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Attacking Taliban Funding...

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    Attacking Taliban funding

    By Dan Lamothe - Staff writer
    Posted : Saturday Oct 25, 2008 7:11:52 EDT

    U.S. forces have been given permission to step up counternarcotics operations in Afghanistan, paving the way for strikes against drug lords operating in areas patrolled by Marines since early this year.
    The agreement, announced Oct. 10 as NATO defense ministers met in Budapest, was praised by top U.S. military commanders. It gives the multinational International Security and Assistance Force permission to attack drug networks that funnel an estimated $100 million per year to Taliban insurgents and corrupt Afghan officials.
    “We now have the ability to move forward in an area that affects the security and stability of Afghanistan,” said Army Gen. John Craddock, NATO’s top commander in Europe. “It will allow us to reduce the funding and income to the insurgents — which will enhance the force protection of all ISAF and Afghan National Security Force personnel.”
    The agreement was struck with the stipulation that NATO troops must have the permission of their own governments before they participate in the attacks, allowing several European nations who balked at the idea to decline participation.
    Officials at the Pentagon and in Afghanistan said the agreement did not mean U.S. forces would begin destroying fields of opium poppies, a hot-button issue that many experts believe would alienate working-class Afghans who grow the plants in the economically depressed area.
    Instead, U.S. officials said it allows troops to attack drug networks providing money to the Taliban for weapons, improvised explosive devices and bomb-making materials.
    “We certainly welcome NATO’s position to allow us to target narco-traffickers,” said Maj. John Redfield, a U.S. Forces spokesman in Afghanistan. “We view it as a force protection issue, and we know there’s a linkage between the money from the drugs and the weapons and bomb-making materials used by terrorists.”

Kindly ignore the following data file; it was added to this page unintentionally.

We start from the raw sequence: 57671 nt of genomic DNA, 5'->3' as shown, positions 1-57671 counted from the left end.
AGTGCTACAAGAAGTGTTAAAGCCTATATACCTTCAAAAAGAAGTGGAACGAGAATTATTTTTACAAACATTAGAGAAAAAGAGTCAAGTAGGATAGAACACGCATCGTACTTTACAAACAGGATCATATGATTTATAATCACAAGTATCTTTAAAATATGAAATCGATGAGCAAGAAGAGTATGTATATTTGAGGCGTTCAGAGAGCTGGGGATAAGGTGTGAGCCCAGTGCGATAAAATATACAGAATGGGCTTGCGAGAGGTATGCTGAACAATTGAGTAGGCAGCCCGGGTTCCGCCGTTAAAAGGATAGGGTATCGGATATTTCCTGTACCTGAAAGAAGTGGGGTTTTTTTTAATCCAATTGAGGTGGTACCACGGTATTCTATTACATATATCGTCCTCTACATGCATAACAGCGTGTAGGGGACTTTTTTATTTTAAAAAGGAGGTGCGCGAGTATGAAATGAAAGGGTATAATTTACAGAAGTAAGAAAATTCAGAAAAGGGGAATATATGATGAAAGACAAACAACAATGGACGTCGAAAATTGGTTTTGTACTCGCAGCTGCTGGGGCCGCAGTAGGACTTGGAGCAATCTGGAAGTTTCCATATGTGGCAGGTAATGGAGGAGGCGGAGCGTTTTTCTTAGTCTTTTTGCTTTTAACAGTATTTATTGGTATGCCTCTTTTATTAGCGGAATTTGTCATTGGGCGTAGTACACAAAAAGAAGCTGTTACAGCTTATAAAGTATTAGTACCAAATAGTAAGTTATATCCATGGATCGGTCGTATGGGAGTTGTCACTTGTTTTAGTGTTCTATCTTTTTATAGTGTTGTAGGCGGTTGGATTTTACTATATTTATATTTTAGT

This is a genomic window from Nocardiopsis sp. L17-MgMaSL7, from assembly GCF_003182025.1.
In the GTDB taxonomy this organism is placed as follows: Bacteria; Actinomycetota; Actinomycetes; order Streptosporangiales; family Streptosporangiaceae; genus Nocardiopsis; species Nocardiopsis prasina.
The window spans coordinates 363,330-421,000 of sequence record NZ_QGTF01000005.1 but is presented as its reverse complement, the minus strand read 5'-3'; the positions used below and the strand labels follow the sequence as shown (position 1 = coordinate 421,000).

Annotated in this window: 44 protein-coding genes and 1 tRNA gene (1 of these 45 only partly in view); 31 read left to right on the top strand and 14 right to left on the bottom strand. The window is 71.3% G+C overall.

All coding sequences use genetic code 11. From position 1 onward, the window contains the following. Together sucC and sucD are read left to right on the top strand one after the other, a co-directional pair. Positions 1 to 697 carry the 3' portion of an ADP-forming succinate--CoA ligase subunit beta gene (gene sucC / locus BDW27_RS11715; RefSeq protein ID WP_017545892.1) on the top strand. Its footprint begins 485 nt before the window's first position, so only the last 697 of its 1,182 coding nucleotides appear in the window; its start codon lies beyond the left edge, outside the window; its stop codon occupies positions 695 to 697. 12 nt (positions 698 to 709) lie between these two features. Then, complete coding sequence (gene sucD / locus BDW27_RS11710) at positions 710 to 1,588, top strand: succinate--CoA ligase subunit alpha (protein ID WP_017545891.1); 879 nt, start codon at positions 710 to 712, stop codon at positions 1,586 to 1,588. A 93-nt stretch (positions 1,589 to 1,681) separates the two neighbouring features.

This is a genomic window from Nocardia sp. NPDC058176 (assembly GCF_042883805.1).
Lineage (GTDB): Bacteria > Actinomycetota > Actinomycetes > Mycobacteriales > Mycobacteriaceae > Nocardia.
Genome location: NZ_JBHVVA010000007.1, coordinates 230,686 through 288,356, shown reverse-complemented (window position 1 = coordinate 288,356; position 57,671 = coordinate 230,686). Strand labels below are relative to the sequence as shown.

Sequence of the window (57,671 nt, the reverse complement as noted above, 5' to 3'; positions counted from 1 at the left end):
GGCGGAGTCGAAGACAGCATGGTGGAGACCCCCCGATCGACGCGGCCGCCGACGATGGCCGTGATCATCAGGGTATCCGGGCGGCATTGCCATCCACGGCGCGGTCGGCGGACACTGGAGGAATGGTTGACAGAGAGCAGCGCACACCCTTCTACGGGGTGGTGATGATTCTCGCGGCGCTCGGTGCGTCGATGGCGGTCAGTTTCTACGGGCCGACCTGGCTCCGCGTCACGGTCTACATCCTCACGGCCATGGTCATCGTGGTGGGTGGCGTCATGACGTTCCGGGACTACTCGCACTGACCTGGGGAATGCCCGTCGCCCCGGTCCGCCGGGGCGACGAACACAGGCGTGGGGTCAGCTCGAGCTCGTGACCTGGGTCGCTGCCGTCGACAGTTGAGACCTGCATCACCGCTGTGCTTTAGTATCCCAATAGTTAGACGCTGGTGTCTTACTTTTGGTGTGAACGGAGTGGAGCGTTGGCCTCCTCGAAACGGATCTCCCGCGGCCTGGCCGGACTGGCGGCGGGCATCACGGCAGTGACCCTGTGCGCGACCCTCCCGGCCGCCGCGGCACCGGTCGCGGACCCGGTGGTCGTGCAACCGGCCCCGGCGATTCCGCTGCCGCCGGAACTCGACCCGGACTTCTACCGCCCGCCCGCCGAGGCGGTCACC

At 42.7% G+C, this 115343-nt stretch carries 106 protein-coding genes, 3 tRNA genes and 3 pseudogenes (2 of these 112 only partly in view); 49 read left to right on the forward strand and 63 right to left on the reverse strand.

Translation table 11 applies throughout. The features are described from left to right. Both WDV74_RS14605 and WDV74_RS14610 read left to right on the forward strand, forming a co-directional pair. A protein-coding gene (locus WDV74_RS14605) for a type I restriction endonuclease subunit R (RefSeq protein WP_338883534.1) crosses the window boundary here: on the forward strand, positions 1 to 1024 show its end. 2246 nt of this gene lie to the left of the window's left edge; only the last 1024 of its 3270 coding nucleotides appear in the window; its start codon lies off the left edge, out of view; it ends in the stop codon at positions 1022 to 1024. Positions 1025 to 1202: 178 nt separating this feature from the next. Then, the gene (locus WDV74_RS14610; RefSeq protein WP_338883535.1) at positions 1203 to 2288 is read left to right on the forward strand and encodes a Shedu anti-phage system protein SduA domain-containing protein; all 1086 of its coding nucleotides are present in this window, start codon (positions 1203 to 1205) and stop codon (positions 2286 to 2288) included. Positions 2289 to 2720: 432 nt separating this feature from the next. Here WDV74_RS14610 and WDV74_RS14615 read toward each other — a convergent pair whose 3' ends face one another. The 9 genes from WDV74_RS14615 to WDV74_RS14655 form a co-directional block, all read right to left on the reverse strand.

The decision comes as the Camp Lejeune, N.C.-based 24th Marine Expeditionary Unit wraps up months of fighting with Taliban insurgents while wading through poppy fields in volatile Helmand province. In April, the MEU launched a successful assault there on the town of Garmser, a Taliban stronghold, but Marines found themselves bogged down far longer than expected.
    Maj. Kelly Frushour, a MEU spokeswoman, declined to comment on the agreement, but said the 2,200-strong unit has not participated in the eradication of poppy fields.
    A Pentagon spokesman said it was too early to tell how the decision would affect units patrolling poppy-rich areas, but acknowledged targeting drug networks would likely occur in southern Afghanistan, where both the MEU and 2nd Battalion, 7th Marines, have been deployed this year. The MEU has begun to cycle out of Afghanistan, Frushour said, with the first wave of Marines arriving at Manas Air Base in Kyrgyzstan on Oct. 13.
    Defense Secretary Robert Gates and U.S. commanders have called for an increased focus on poppies for at least a year. He advocated the policy shift to NATO defense ministers before the agreement was made, officials said, noting it could diminish a revenue stream for the Taliban.
    “The secretary said … we’re not talking about crop eradication or counternarcotics policy — that has to be an Afghan responsibility,” said Pentagon spokesman Lt. Col. Mark Wright. “This is about going after these drug networks that are funding the Taliban.”
    Afghanistan set a record in 2007, producing more than 477,000 acres of opium-producing poppies and accounting for 93 percent of the world’s poppy product, according to the United Nations Office of Drugs and Crime. In 2008, production is down about 19 percent, U.N. officials said in August, but the supply still far outweighs worldwide demand.

    ...And shephards we shall be. For thee my lord, for thee. Power hath descended forth from thy hand. That our feet may swiftly carry out thy command. So we shall flow a river forth to thee. And teeming with souls shall it ever be. E Nomini Patri, E Fili, E Spiritu Sancti.

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